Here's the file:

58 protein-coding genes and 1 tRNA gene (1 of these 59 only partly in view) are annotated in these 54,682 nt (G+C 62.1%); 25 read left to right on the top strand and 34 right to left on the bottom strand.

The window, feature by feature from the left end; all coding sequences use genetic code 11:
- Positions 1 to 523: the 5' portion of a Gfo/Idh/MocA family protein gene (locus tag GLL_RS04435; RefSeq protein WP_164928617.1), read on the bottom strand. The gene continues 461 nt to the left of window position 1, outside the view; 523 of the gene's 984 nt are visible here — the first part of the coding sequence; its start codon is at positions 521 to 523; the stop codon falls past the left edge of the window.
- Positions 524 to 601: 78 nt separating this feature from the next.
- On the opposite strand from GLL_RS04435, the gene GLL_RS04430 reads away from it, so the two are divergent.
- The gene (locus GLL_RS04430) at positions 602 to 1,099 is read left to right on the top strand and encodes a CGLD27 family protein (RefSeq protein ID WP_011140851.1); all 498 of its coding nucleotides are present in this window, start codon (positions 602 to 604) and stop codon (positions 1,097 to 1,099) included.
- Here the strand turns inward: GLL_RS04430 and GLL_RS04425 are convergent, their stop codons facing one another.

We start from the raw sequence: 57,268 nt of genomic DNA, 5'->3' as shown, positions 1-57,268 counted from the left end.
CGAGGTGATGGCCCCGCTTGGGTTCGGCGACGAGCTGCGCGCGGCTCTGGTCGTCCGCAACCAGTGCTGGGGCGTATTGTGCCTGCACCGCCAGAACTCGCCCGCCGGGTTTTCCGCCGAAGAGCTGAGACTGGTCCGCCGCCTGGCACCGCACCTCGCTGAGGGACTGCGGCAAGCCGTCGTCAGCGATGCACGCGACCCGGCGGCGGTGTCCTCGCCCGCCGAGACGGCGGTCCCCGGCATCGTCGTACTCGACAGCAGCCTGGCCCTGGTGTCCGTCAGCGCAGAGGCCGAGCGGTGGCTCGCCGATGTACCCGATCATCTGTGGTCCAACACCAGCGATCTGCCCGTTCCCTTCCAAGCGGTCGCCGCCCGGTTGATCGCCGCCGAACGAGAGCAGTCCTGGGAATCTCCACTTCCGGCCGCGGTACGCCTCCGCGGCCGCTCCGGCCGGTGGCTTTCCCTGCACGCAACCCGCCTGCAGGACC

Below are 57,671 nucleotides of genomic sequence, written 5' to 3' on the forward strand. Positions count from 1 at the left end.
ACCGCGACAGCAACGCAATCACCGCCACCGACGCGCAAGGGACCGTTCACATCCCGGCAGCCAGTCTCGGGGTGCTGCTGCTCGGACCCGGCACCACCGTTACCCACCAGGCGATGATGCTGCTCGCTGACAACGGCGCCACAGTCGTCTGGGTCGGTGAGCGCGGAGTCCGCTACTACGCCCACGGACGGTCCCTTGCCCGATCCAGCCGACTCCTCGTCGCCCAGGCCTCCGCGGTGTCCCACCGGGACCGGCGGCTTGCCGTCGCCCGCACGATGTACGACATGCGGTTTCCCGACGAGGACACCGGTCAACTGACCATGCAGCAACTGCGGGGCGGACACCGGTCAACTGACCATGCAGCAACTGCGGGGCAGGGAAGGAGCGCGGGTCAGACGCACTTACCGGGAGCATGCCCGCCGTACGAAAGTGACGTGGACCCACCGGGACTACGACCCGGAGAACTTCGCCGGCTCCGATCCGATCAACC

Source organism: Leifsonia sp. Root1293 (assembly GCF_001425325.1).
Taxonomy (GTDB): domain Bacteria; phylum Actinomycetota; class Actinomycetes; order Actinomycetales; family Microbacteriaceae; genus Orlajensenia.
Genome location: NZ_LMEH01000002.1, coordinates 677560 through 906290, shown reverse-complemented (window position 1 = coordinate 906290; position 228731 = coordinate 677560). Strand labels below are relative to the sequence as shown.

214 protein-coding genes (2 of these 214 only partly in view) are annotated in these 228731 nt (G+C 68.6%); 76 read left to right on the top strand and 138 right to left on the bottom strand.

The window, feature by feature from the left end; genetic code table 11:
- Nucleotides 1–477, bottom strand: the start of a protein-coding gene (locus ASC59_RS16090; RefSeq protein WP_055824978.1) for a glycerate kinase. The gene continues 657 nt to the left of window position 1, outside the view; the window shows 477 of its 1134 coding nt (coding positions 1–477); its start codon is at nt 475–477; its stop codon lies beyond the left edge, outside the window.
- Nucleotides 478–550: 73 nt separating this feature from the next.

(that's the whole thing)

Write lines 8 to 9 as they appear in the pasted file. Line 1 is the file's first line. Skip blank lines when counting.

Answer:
We start from the raw sequence: 57,268 nt of genomic DNA, 5'->3' as shown, positions 1-57,268 counted from the left end.
CGAGGTGATGGCCCCGCTTGGGTTCGGCGACGAGCTGCGCGCGGCTCTGGTCGTCCGCAACCAGTGCTGGGGCGTATTGTGCCTGCACCGCCAGAACTCGCCCGCCGGGTTTTCCGCCGAAGAGCTGAGACTGGTCCGCCGCCTGGCACCGCACCTCGCTGAGGGACTGCGGCAAGCCGTCGTCAGCGATGCACGCGACCCGGCGGCGGTGTCCTCGCCCGCCGAGACGGCGGTCCCCGGCATCGTCGTACTCGACAGCAGCCTGGCCCTGGTGTCCGTCAGCGCAGAGGCCGAGCGGTGGCTCGCCGATGTACCCGATCATCTGTGGTCCAACACCAGCGATCTGCCCGTTCCCTTCCAAGCGGTCGCCGCCCGGTTGATCGCCGCCGAACGAGAGCAGTCCTGGGAATCTCCACTTCCGGCCGCGGTACGCCTCCGCGGCCGCTCCGGCCGGTGGCTTTCCCTGCACGCAACCCGCCTGCAGGACC